United Kingdom -Public sector workers hit again by pay rise cap -November 29, 2011

Finance Minister George Osborne faces a bruising new clash with public sector workers after capping their pay rises at 1% from next year. On the eve of the biggest strike by state employees for decades the Chancellor said he accepted the ceiling was “tough” for workers but insisted it was fair for the taxpayer. It follows a two-year pay freeze. Osborne asked union leaders to call off the 30 November strike. Dave Prentis, general secretary of public sector union Unison, reacted: “It's time to drop the public sector pensions tax and take steps to put money back into people's pockets. This will boost growth and get Britain hiring - as it is, the private sector is in no position to dig the country out of trouble. Not only is austerity hitting growth - the way it is being applied means unfairness is growing.” TUC general secretary Brendan Barber responded, “Of course there were some welcome moves in the statement as the Chancellor tries to reinvent infrastructure spending, youth employment and regional assistance programmes. But the catch is that they are being paid for by freezing tax credits, holding back public sector pay and increasing public sector job losses to 710,000 by 2017. Those with the broadest backs who caused the crash have escaped once again. ”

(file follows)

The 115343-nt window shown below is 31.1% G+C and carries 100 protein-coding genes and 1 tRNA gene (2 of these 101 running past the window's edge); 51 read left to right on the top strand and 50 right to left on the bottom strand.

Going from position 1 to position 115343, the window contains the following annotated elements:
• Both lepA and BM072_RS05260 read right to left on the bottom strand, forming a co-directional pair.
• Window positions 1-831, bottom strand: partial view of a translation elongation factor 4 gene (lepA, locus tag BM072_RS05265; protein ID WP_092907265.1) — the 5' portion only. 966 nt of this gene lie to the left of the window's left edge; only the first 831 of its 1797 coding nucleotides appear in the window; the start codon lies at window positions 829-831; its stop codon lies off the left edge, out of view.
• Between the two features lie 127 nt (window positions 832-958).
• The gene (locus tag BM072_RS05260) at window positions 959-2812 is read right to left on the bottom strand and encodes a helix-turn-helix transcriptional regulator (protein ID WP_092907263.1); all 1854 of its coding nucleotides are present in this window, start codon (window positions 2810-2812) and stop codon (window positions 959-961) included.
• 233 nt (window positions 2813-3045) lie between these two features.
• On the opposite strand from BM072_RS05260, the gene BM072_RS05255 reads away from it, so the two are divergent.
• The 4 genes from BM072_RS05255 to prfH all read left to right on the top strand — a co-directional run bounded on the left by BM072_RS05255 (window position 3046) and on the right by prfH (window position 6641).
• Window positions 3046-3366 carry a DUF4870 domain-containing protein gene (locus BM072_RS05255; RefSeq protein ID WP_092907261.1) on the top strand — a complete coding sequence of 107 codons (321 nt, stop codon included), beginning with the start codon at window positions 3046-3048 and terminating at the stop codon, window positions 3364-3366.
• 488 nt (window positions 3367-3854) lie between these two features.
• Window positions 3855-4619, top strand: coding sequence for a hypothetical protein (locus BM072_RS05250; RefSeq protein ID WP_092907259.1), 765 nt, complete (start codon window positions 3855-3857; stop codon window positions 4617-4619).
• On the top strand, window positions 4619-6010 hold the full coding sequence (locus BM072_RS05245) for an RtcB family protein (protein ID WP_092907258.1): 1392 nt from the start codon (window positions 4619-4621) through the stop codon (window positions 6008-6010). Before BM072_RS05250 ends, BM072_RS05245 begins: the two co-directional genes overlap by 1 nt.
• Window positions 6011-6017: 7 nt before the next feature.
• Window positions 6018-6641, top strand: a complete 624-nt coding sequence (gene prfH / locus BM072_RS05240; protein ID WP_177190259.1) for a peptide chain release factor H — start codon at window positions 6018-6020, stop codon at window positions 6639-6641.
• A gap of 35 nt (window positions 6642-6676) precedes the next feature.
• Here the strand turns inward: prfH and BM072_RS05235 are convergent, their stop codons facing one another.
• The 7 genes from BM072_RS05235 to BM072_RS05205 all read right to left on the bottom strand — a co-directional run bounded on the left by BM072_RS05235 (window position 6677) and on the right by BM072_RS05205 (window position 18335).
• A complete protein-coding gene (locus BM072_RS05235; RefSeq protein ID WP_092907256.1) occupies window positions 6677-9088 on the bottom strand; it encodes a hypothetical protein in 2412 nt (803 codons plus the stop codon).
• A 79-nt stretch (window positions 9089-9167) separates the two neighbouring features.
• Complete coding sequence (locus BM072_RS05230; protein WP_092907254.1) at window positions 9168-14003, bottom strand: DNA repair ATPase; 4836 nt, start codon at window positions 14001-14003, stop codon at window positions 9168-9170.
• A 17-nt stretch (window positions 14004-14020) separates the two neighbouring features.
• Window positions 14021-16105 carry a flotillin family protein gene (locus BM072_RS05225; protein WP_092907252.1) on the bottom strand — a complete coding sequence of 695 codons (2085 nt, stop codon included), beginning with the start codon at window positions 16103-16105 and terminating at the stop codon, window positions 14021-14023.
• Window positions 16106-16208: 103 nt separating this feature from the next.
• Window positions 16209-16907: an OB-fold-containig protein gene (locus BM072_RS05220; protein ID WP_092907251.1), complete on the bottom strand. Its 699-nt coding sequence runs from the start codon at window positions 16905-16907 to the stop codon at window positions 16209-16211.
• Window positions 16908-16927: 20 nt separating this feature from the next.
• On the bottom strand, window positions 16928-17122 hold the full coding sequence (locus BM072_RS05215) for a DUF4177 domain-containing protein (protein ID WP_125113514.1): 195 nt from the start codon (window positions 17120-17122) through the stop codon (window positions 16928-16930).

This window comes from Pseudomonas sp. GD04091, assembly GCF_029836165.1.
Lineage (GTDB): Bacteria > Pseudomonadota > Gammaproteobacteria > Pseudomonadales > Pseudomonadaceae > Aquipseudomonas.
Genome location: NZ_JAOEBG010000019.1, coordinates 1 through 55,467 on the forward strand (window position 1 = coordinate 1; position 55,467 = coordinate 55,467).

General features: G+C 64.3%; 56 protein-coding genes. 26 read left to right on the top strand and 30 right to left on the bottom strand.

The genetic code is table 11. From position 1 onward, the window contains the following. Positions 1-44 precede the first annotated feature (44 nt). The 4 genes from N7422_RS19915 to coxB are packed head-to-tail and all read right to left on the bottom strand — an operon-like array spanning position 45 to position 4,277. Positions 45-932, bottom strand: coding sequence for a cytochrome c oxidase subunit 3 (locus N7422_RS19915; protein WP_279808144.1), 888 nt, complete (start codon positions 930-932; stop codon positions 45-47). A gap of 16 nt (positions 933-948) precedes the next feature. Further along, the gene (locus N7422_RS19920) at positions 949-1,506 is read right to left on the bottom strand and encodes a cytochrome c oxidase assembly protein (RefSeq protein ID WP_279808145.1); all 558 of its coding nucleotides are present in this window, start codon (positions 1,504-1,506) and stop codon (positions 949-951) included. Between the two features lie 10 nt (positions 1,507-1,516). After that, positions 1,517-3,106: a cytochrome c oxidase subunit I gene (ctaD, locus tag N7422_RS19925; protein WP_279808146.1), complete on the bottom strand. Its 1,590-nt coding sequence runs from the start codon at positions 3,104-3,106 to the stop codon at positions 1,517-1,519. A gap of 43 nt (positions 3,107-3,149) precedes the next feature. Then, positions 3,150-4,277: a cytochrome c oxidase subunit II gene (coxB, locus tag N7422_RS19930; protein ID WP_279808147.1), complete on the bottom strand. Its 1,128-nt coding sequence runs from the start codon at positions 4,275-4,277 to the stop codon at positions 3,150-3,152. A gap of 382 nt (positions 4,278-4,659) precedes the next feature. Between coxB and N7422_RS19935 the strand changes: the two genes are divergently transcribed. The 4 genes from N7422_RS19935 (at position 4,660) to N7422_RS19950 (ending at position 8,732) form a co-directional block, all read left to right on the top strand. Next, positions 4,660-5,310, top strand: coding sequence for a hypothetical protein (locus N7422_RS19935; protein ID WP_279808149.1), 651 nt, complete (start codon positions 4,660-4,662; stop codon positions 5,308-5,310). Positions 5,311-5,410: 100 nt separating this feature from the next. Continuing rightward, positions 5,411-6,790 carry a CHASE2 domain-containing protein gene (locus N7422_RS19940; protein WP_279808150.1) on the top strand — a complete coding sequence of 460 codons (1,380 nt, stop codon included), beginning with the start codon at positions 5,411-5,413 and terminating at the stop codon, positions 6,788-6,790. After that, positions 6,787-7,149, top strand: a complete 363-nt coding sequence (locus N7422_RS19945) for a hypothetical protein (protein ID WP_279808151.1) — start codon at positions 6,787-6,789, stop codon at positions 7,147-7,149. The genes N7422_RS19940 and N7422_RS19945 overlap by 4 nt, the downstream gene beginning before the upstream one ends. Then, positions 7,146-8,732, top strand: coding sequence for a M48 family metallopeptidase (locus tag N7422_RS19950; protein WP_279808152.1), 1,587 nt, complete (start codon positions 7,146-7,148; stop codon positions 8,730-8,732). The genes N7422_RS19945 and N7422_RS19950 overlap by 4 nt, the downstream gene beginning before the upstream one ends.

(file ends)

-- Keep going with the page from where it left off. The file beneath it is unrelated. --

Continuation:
English: http://www.thisislondon.co.uk/standard/article-24015693-public-workers-hit-by-pay-rise ... http://www.tuc.org.uk/economy/tuc-20352-f0.cfm

 

This article was published in the Collective Bargaining Newsletter. It aims to facilitate information exchange between trade unions and to support the work of ETUC's collective bargaining committee. For more information, please contact the editor Maarten van Klaveren, Amsterdam Institute for Advanced Labour Studies (AIAS) M.vanKlaveren@uva.nl. or the communications officer of the ETUI, Mariya Nikolova mnikolova@etui.org. You may find further information on the ETUI at www.etui.org, and on the AIAS at www.uva-aias.net. © ETUI aisbl, Brussels 2011.


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